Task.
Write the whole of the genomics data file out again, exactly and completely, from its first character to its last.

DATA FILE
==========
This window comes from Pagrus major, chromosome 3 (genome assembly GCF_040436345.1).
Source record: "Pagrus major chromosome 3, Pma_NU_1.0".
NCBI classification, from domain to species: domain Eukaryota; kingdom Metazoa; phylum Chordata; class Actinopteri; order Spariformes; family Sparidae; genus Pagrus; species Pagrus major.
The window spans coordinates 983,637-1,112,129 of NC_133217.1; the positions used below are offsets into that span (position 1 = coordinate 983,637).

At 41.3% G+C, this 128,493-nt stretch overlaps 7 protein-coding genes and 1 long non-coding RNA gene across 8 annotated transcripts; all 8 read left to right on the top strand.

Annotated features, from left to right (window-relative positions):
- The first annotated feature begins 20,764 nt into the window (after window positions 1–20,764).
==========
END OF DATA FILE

This window comes from Pagrus major, chromosome 3 (genome assembly GCF_040436345.1).
Source record: "Pagrus major chromosome 3, Pma_NU_1.0".
NCBI classification, from domain to species: domain Eukaryota; kingdom Metazoa; phylum Chordata; class Actinopteri; order Spariformes; family Sparidae; genus Pagrus; species Pagrus major.
The window spans coordinates 983,637-1,112,129 of NC_133217.1; the positions used below are offsets into that span (position 1 = coordinate 983,637).

At 41.3% G+C, this 128,493-nt stretch overlaps 7 protein-coding genes and 1 long non-coding RNA gene across 8 annotated transcripts; all 8 read left to right on the top strand.

Annotated features, from left to right (window-relative positions):
- The first annotated feature begins 20,764 nt into the window (after window positions 1–20,764).